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Store locators that work harder for SEO

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Does your store locator receive natural search traffic, or do Yellow Pages and Yelp sites gain clicks from keyword searches for your brand? Without an SEO friendly store locator, you can give an edge to your competitors.

Store locators are tricky for search engines because they tend to be interactive tools that generate map results that search crawlers can not decipher. There are actually two barriers: the input used to drive the results – the search box and the location sniffer – and the map-based output that is almost always unavailable for search engines.

A simple HTML link to a directory of old-fashioned store locations helps avoid these obstacles. Search engines can crawl the directory, index store-specific pages, and provide relevant results to search locator queries.

Otherwise, if the search engine bots do not find the relevant pages, they may drop the searchers on the store's landing page. This creates a bad experience for buyers because they have already asked for a search engine for a specific location – why should they ask the same thing to your store locator?

Instead, your store locator must provide detailed information to the search engines so that they can redirect the searcher to the detail page of the most relevant store location.

Alternatively, search engines may rank other sites that offer more indexable solutions. In this case, your site is missing an opportunity to make a brand impression, and may even attract customers to make a purchase, whether online or in a physical store.

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Store locators optimized for SEO

Many vendors offer store locators. Almost all say that they are favorable to SEO. A handful of them are, although some are not optimal. Look for the following telltale signs of SEO usability when choosing a store location provider.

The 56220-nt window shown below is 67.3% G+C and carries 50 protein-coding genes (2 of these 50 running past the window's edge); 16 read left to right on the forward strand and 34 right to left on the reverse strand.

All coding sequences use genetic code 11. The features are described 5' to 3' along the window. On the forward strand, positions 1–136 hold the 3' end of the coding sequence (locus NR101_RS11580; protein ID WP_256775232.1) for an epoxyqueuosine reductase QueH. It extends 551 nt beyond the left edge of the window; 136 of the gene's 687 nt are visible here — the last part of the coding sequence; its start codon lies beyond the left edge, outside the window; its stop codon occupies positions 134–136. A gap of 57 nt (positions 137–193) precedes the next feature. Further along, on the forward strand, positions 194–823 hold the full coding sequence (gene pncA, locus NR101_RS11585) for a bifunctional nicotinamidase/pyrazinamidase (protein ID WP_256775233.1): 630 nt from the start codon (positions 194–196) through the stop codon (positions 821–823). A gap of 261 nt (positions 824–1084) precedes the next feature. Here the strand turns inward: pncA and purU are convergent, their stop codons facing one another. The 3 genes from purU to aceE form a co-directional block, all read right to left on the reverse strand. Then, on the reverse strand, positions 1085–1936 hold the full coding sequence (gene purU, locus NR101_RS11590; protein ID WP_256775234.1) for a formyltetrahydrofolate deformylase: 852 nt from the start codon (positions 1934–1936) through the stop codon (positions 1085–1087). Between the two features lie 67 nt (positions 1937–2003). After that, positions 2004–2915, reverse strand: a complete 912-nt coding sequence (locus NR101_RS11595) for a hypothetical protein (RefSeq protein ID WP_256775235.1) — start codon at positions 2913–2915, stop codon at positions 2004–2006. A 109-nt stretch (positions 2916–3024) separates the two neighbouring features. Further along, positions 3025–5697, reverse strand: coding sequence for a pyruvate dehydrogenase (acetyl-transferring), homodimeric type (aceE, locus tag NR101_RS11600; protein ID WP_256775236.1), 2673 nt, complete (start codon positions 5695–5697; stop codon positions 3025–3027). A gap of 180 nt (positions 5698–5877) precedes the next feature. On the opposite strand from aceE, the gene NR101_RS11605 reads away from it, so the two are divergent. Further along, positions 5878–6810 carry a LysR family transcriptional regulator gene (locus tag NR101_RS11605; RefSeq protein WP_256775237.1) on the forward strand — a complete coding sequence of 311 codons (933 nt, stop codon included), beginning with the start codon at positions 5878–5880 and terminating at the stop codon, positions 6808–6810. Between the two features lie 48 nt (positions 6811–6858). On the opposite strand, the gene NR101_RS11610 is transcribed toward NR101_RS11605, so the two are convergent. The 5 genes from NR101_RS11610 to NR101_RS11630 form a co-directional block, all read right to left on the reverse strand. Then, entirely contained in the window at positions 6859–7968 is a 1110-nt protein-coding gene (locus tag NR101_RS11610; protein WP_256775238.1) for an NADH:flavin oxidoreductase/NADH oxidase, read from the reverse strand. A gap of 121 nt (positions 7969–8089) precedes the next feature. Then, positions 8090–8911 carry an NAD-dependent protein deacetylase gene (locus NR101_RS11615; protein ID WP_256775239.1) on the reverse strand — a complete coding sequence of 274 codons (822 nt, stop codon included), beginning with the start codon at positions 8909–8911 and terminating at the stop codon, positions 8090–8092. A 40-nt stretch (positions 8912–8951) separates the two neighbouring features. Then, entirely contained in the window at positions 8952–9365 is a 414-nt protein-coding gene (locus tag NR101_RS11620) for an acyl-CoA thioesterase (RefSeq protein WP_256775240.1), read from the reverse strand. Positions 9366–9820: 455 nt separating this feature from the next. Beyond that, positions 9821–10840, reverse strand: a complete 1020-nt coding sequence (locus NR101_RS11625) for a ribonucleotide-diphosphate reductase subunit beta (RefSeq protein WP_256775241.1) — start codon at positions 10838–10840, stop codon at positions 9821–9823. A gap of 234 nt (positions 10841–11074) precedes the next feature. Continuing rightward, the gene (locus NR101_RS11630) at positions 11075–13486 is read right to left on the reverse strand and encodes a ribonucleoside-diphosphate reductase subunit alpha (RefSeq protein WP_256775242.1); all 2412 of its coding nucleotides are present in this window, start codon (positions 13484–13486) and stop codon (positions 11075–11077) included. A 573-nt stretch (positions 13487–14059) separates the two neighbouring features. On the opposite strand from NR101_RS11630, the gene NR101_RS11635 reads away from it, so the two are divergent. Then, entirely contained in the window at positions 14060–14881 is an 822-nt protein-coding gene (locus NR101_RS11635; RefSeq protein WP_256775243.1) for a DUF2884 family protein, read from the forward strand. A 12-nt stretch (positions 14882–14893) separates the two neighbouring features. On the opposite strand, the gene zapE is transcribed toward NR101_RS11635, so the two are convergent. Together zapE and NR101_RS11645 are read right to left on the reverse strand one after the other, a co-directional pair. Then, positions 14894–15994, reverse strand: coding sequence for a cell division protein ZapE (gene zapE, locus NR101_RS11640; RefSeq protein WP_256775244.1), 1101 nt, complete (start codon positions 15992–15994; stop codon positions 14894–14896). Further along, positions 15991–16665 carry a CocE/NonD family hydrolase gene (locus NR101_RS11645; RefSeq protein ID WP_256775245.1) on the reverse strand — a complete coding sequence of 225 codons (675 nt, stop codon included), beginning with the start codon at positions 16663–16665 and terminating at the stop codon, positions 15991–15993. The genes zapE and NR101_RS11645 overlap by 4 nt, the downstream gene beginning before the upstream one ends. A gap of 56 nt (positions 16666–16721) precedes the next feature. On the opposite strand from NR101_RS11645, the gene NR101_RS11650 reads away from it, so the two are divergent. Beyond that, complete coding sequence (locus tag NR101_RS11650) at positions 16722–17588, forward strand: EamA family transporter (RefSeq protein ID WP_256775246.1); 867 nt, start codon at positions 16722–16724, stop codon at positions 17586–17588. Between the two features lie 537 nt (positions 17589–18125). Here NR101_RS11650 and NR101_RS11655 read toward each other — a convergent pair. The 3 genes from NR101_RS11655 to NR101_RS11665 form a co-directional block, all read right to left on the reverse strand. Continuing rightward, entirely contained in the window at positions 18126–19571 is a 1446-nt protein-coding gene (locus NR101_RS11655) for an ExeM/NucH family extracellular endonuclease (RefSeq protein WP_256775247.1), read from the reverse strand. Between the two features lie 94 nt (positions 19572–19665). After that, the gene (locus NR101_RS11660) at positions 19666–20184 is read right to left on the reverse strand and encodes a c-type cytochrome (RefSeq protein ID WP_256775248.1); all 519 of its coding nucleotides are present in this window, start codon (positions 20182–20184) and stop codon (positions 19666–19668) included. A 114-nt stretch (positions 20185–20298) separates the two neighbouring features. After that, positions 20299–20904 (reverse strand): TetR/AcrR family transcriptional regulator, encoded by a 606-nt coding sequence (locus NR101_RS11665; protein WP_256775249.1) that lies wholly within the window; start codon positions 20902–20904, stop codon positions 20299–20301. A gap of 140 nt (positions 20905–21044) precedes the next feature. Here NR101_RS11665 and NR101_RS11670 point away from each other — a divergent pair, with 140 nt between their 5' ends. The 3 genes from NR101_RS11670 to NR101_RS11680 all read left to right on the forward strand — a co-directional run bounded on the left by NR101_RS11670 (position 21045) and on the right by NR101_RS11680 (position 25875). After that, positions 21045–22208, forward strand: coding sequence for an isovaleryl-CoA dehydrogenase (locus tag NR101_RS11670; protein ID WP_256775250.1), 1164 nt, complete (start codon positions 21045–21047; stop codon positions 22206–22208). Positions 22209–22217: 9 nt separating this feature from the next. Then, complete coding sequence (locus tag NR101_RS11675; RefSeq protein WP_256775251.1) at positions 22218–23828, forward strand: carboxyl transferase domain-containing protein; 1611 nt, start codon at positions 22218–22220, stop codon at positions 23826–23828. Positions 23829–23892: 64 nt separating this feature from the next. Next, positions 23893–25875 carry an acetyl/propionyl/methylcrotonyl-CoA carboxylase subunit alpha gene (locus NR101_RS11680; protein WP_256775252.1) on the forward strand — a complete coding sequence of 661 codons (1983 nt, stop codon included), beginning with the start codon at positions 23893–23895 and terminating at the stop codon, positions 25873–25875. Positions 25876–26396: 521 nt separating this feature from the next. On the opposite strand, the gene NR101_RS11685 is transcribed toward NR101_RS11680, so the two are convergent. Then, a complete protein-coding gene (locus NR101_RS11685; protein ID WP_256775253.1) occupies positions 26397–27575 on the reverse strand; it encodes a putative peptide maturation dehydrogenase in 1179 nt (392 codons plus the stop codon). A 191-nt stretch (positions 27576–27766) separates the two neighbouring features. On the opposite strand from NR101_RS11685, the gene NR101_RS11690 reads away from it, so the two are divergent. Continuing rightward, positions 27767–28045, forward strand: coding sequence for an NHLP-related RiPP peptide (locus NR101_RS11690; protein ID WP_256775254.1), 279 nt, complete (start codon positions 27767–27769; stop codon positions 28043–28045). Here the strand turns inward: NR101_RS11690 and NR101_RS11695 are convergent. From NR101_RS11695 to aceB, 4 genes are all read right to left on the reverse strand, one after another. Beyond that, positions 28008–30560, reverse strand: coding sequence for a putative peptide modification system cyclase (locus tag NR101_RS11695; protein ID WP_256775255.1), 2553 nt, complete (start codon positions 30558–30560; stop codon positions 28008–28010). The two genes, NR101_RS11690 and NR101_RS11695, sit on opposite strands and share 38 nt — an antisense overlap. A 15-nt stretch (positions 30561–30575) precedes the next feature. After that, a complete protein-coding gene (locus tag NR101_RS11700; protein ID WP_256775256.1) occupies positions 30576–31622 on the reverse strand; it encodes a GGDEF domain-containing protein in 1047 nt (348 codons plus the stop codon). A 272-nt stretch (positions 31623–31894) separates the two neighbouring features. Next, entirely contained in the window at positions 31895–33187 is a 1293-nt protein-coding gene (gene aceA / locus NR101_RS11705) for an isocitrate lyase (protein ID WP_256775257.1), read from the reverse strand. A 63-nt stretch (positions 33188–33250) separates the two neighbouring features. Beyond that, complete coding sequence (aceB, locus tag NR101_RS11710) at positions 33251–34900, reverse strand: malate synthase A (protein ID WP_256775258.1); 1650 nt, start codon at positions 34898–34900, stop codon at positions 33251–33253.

First, the link between your header or footer and the store locator must be able to be analyzed. If the search engine bots can not access the locator, they can not index the pages. Features that allow you to search for a location directly from the header can be useful for usability, but in order to be crawled, they must be encoded in order to degrade into an HTML link.

Then the page that you link to questions. Each click of the homepage is viewed by search engines as a deeper level in the site's hierarchy. The lower the hierarchy, the less the internal linking authority of a page tends to collect, which makes it less interesting.

In some cases, sites with store locators link their headers to a marketing-oriented page, which then links them to the locator itself. This places the valuable store locator in two clicks, instead of positioning it to be linked directly from the header, depriving it of this critical internal link authority. is an example of this hierarchy with two clicks. The site does so much with its store locator, as I will do in the next few examples, but it's an area where the desire to market the customers outweighs the desire for a stronger SEO.

After clicking on" Stores "in the upper left corner, visitors to land on a marketing page where they must click" Search "to access to the store locator.